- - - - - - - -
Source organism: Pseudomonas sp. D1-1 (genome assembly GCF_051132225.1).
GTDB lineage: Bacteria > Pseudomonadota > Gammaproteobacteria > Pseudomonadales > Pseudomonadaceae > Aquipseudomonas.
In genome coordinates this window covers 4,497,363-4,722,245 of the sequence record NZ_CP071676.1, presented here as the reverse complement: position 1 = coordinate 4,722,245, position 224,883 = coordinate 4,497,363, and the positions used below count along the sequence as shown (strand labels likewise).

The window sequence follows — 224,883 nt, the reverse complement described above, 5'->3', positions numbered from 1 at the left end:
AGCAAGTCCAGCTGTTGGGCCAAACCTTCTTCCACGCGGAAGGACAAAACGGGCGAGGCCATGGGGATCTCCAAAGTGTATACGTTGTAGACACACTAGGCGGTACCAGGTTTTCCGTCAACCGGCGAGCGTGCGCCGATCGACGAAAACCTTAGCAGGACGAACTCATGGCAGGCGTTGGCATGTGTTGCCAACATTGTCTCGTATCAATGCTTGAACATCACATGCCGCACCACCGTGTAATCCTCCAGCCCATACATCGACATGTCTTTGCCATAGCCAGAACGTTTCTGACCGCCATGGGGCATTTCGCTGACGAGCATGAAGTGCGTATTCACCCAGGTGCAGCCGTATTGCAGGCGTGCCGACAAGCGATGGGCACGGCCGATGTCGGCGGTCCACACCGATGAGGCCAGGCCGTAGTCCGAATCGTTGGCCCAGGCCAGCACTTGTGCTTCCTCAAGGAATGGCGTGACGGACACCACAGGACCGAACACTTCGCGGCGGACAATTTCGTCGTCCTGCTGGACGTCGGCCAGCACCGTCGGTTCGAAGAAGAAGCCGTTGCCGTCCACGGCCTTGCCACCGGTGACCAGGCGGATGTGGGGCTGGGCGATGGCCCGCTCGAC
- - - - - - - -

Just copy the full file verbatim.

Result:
Source organism: Pseudomonas sp. D1-1 (genome assembly GCF_051132225.1).
GTDB lineage: Bacteria > Pseudomonadota > Gammaproteobacteria > Pseudomonadales > Pseudomonadaceae > Aquipseudomonas.
In genome coordinates this window covers 4,497,363-4,722,245 of the sequence record NZ_CP071676.1, presented here as the reverse complement: position 1 = coordinate 4,722,245, position 224,883 = coordinate 4,497,363, and the positions used below count along the sequence as shown (strand labels likewise).

The window sequence follows — 224,883 nt, the reverse complement described above, 5'->3', positions numbered from 1 at the left end:
AGCAAGTCCAGCTGTTGGGCCAAACCTTCTTCCACGCGGAAGGACAAAACGGGCGAGGCCATGGGGATCTCCAAAGTGTATACGTTGTAGACACACTAGGCGGTACCAGGTTTTCCGTCAACCGGCGAGCGTGCGCCGATCGACGAAAACCTTAGCAGGACGAACTCATGGCAGGCGTTGGCATGTGTTGCCAACATTGTCTCGTATCAATGCTTGAACATCACATGCCGCACCACCGTGTAATCCTCCAGCCCATACATCGACATGTCTTTGCCATAGCCAGAACGTTTCTGACCGCCATGGGGCATTTCGCTGACGAGCATGAAGTGCGTATTCACCCAGGTGCAGCCGTATTGCAGGCGTGCCGACAAGCGATGGGCACGGCCGATGTCGGCGGTCCACACCGATGAGGCCAGGCCGTAGTCCGAATCGTTGGCCCAGGCCAGCACTTGTGCTTCCTCAAGGAATGGCGTGACGGACACCACAGGACCGAACACTTCGCGGCGGACAATTTCGTCGTCCTGCTGGACGTCGGCCAGCACCGTCGGTTCGAAGAAGAAGCCGTTGCCGTCCACGGCCTTGCCACCGGTGACCAGGCGGATGTGGGGCTGGGCGATGGCCCGCTCGAC